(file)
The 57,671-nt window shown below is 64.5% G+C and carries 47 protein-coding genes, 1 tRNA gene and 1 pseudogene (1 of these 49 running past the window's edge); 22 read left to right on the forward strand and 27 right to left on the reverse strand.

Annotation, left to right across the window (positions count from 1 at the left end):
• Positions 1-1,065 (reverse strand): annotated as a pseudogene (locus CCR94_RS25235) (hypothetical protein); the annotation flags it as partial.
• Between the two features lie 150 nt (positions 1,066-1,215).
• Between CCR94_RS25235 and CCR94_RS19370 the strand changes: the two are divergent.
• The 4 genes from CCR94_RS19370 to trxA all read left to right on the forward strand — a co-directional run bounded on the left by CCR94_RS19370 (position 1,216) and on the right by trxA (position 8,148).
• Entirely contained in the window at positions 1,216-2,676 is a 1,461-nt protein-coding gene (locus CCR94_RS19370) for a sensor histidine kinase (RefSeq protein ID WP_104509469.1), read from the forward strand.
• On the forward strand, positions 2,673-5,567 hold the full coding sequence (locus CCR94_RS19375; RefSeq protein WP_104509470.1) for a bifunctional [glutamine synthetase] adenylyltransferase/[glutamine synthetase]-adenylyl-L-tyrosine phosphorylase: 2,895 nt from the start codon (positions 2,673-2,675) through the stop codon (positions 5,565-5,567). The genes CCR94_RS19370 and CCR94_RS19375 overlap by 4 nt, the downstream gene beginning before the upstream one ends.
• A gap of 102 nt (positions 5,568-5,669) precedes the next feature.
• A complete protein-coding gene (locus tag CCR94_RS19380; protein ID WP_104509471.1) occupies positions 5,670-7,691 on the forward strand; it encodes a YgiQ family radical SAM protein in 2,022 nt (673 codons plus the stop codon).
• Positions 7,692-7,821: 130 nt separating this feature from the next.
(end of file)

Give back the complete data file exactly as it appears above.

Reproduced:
The 57,671-nt window shown below is 64.5% G+C and carries 47 protein-coding genes, 1 tRNA gene and 1 pseudogene (1 of these 49 running past the window's edge); 22 read left to right on the forward strand and 27 right to left on the reverse strand.

Annotation, left to right across the window (positions count from 1 at the left end):
• Positions 1-1,065 (reverse strand): annotated as a pseudogene (locus CCR94_RS25235) (hypothetical protein); the annotation flags it as partial.
• Between the two features lie 150 nt (positions 1,066-1,215).
• Between CCR94_RS25235 and CCR94_RS19370 the strand changes: the two are divergent.
• The 4 genes from CCR94_RS19370 to trxA all read left to right on the forward strand — a co-directional run bounded on the left by CCR94_RS19370 (position 1,216) and on the right by trxA (position 8,148).
• Entirely contained in the window at positions 1,216-2,676 is a 1,461-nt protein-coding gene (locus CCR94_RS19370) for a sensor histidine kinase (RefSeq protein ID WP_104509469.1), read from the forward strand.
• On the forward strand, positions 2,673-5,567 hold the full coding sequence (locus CCR94_RS19375; RefSeq protein WP_104509470.1) for a bifunctional [glutamine synthetase] adenylyltransferase/[glutamine synthetase]-adenylyl-L-tyrosine phosphorylase: 2,895 nt from the start codon (positions 2,673-2,675) through the stop codon (positions 5,565-5,567). The genes CCR94_RS19370 and CCR94_RS19375 overlap by 4 nt, the downstream gene beginning before the upstream one ends.
• A gap of 102 nt (positions 5,568-5,669) precedes the next feature.
• A complete protein-coding gene (locus tag CCR94_RS19380; protein ID WP_104509471.1) occupies positions 5,670-7,691 on the forward strand; it encodes a YgiQ family radical SAM protein in 2,022 nt (673 codons plus the stop codon).
• Positions 7,692-7,821: 130 nt separating this feature from the next.